Scholars have identified borders and obstacles to the freedom of workers to move as central characteristics of capitalism (Anderson, Sharma and Wright, 2009; Gibson and Graham, 1986; Mezzadra, 2010). Accordingly, they have shown how national governments’ immigration policies are guaranteeing the controllability of migrant workforces and how restrictive labour laws create the conditions for the proliferation of illegality and labour exploitation by the employers (Castles 2014; De Genova and Peutz 2010). In the attempt to move away from the focus on borders and their securitization as the primary site for the regulation of migration, the recent ‘migration infrastructure’ approach (Xiang and Lindquist, 2014) posited that migration flows are increasingly mediated, in an interlinked fashion, by technologies, institutions and actors. The migration infrastructure approach offers a novel and expansive insight into how commercial private actors, in particular brokers and recruitment agencies, and public authorities jointly organise and channel transnational migrant mobilities (Xiang and Lindquist, 2018).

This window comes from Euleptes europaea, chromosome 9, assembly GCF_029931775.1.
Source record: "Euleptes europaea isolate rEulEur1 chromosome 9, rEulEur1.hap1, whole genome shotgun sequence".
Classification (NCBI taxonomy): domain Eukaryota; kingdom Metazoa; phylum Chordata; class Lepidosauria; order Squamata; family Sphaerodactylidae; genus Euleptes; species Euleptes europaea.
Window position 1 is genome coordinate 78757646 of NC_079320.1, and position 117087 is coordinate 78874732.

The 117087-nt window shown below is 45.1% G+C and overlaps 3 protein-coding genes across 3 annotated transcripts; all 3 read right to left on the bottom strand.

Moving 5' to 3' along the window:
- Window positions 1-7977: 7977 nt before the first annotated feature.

|Title of host publication||Global Labor Migration : New Directions|
|Editors||Eileen BORIS, Heidi GOTTFRIED, Julie GREENE, Joo-Cheong THAM|
|Publisher||University of Illinois Press|
|ISBN (Print)||9780252044700, 9780252086793|
|Publication status||Published - 27 Dec 2022|